The Boston Police Strike of 1919 made national headlines, and is often said to have led to Massachusetts governor Calvin Coolidge becoming President of the United States. There were riots in Scolley square and in South Boston, and the National Guard was called in to keep the peace. Before the conflict ended, Jamaica Plain had made its was into the headlines.
Boston Daily Globe September 12, 1919
Guardsmen Fire On Crowd, One Killed
Three Others Wounded at Jamaica Plain
Soldier's Order to Halt Ignored - Henry Grote Victim
One man is dead, another is expected to die and two others are seriously wounded as a result of two guardsmen stationed at Porter st, Jamaica Plain, firing two shots into a crowd in the middle of Amory st at 9 last night.
Henry Grote, 20, unmarried, of 16 Cable st. Dead on arrival at City Hospital.
Arthur English, 16, of 14 Jeff st. Faulkner Hospital. Wound in left thigh.
Carson McWilliams, 18, of 34 Boylston st, City Hospital. Wound to left thigh. Not expected to live.
John Powers, 25, unmarried, of 16 Marmion st, City Hospital. Wound in left thigh.
According to the guardsmen, the men were gathered in a crowd in Amory st.
Order to Halt Ignored
As the guardsmen approached the men began to scatter. The two guardsmen then called "Halt!" they said, and repeated the command several times. When the men refused to obey they levelled their pieces and shot low.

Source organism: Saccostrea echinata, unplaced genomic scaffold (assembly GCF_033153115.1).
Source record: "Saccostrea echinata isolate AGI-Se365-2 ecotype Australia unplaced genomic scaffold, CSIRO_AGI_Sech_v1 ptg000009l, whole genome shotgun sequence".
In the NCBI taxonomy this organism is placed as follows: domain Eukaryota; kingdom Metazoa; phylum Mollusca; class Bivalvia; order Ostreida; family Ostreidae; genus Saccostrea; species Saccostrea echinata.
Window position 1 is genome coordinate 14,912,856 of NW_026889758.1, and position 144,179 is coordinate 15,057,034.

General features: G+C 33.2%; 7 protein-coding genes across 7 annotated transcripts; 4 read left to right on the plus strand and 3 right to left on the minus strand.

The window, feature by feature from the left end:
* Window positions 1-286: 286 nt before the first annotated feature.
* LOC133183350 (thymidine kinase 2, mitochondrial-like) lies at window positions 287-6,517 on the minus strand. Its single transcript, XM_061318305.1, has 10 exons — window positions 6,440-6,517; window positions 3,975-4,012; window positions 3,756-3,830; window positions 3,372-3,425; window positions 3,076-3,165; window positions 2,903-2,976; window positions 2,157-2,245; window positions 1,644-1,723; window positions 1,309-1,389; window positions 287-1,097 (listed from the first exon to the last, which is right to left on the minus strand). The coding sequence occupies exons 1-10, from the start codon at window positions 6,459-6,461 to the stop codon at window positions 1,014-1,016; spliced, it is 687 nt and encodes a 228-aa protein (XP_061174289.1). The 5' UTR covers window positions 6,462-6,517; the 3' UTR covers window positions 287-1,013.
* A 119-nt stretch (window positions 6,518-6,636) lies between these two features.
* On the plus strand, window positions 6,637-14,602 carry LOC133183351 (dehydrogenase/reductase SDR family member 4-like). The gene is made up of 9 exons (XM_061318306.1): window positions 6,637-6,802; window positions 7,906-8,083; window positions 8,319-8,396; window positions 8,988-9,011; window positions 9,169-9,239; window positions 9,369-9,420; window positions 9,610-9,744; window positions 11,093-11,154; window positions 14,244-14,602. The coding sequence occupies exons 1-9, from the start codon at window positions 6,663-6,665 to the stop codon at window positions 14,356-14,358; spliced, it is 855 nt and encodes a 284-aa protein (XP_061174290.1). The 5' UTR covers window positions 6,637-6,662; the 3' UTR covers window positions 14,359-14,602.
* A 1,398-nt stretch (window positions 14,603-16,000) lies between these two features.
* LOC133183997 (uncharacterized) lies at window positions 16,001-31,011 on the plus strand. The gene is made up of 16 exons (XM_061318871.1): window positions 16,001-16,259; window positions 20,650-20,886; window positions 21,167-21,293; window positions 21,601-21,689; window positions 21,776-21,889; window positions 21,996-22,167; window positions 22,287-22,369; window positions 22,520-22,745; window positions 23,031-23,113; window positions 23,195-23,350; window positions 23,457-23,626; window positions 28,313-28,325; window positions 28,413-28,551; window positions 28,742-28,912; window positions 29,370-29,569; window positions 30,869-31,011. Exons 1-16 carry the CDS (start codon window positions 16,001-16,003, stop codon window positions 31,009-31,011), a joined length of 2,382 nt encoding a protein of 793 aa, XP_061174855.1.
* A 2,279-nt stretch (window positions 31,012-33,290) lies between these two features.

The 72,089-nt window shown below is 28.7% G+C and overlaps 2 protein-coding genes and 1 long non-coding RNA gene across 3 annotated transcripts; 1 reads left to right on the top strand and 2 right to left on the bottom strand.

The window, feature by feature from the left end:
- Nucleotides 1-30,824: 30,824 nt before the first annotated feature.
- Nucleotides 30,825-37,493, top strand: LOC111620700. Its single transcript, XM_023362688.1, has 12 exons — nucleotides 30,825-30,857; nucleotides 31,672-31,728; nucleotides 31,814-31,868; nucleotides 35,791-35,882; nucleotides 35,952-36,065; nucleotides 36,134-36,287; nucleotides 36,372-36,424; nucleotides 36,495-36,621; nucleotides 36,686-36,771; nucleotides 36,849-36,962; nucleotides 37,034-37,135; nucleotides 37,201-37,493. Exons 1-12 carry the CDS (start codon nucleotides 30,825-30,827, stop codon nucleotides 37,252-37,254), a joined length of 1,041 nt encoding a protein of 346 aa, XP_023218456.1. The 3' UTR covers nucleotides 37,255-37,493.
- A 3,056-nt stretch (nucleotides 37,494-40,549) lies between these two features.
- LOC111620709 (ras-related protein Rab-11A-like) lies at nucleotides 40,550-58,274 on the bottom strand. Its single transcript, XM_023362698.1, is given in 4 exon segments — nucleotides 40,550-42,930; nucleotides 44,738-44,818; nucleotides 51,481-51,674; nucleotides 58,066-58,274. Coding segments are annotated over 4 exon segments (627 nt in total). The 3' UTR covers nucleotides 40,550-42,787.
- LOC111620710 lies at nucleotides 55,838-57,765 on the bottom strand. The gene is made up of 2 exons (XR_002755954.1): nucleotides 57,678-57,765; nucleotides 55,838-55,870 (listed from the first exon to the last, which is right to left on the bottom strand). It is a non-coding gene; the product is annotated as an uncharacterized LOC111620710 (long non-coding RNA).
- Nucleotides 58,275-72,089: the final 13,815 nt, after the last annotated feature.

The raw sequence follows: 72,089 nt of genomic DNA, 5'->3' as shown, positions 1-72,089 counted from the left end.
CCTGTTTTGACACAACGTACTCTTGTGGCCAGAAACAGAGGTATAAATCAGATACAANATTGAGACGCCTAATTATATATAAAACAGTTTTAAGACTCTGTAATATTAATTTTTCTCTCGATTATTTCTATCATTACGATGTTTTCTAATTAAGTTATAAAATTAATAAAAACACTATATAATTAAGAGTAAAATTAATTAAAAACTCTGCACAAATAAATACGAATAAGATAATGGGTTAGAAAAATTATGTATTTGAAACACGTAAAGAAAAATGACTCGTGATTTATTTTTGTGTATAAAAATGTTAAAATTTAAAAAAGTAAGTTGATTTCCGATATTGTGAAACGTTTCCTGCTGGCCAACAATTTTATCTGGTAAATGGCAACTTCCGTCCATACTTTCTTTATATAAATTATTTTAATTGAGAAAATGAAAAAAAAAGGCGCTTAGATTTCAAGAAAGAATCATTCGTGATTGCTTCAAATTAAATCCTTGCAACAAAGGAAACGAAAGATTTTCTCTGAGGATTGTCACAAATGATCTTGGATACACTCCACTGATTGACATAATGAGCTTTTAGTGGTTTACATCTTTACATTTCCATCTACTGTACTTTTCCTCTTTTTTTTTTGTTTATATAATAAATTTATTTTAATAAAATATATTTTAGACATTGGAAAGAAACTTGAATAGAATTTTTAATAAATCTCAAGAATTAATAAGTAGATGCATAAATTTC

The shot from one of the guardsmen struck Grote, and also hit Arthur English, who fell.
The other shot hit McWilliams, wounding him seriously, and struck Powers.
A passing automobile picked up Grote and rushed him to the City Hospital. He died on the way.
Dr Henry Broughton, in another car, picked up English and hurried him to the Faulkner Hospital, where he was reported only slightly injured.
McWilliams was taken to the City Hospital, where his injury was reported as serious.
The ambulance of Station 13, with Sergt Fetrige and Patrolman Howse took Powers to the City Hospital.
Victim Truck Driver
Grote was the son of Mr and Mrs Carl Grote of 16 Cable st, Jamaica Plain. He was 20 years old and a truck driver for Alfred G. Burkhardt of Jamaica Plain. He graduated from the Sisters' Parochial School of South Boston, where his family lived until five years ago.
He leaves his parents and two younger brothers, Albert and Paul. His mother said that Henry went out after supper last night, for the first time this week. He expressed a desire to see "what was happening."
James Lennon, a neighbor, identified the body.
McWilliams lived with his father, J.C. McWilliams at 84 Boylston st and was employed in the cutting room of the Thomas G. Plant factory. He graduated from the Agassiz school.
Powers boarded at the home of Mrs Winifred Moriarity, 16 Marmion st.